Little League World Series 2011: Did Uganda Attempt to Cheat Their Way In?
Little League World Series Removes Uganda from Tournament
Uganda had recently qualified for the 2011 Little League World Series but they were removed just weeks before the tournament after discrepancies arose on the birth certificates of some of the Uganda players.
ESPN has the scoop on what happened to the Uganda Little League team,
A youth baseball team from Saudi Arabia received a berth to the Little League World Series after a squad from Uganda was denied visas because of discrepancies over players' ages and birth dates.
The State Department last week said some visa applications for Ugandan players included birth records altered to make players appear younger. Youth ages 11 or 12 as of April 30 can play in the World Series, which runs Aug. 18-28.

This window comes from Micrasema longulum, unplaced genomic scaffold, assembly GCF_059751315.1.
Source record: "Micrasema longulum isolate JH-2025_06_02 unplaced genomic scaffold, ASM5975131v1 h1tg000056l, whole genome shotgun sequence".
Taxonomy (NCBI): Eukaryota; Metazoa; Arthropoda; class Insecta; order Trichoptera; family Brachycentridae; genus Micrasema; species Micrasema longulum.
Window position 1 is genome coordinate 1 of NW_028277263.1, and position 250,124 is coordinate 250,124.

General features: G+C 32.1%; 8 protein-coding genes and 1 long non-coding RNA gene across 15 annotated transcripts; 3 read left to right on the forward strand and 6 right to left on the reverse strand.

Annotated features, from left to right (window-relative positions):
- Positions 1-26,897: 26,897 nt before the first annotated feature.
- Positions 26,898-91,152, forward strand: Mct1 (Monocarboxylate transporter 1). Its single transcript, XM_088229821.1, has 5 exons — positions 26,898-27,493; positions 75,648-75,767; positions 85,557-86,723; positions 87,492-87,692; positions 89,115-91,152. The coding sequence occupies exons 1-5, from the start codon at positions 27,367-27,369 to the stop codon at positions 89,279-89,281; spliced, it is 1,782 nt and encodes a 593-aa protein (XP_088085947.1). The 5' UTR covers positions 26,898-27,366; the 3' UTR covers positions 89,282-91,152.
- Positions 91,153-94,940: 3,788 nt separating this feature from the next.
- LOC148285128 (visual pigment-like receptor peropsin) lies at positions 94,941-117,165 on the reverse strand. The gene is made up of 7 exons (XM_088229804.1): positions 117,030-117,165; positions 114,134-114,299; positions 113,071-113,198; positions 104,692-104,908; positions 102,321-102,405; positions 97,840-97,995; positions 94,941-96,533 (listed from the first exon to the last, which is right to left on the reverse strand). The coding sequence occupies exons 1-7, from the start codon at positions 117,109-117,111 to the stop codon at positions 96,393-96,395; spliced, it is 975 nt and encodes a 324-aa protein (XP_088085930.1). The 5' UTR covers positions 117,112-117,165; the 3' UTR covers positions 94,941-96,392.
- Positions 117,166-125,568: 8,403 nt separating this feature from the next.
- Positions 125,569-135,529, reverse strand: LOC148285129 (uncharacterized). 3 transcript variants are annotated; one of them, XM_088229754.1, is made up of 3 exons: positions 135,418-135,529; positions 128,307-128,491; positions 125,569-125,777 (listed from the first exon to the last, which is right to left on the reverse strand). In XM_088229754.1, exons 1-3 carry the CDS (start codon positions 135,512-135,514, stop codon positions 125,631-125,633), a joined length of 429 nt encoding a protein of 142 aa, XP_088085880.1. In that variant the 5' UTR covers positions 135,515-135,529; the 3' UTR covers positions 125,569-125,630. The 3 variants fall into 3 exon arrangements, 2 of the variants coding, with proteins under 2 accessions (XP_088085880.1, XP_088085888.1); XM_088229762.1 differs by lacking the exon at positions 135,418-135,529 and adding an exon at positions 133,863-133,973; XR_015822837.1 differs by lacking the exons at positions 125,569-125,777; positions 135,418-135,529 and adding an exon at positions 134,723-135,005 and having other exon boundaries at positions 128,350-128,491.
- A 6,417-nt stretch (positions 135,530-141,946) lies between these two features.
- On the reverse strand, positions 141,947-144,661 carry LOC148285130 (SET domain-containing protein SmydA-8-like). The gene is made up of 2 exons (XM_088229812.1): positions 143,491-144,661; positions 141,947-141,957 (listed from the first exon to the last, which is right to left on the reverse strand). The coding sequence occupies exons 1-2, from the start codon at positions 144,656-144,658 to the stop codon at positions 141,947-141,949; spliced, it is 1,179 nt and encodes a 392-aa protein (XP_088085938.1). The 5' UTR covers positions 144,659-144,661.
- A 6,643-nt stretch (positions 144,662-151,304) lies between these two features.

Cheating and changing birth certificates goes back a long ways, all the way back to 2001 when Danny Almonte made a splash at the Little League World Series.
Almonte pitched a perfect game and went on to guide his team to a third place finish in the series before it was discovered that his birth certificate was forged by his father. His father was eventually arrested and was sent to jail for the incident.
The Almonte scandal was one of the biggest scandals in sports history, so who knows what would have happened had the Uganda team been allowed to participate this year.
The Little League World Series could not afford another disaster by allowing ineligible players to take part in the tournament as the event lost a lot of its luster following the 2001 World Series. The Danny Almonte experience was bad enough for the sport and the event, so hopefully these things can continue to be prevented in the future.
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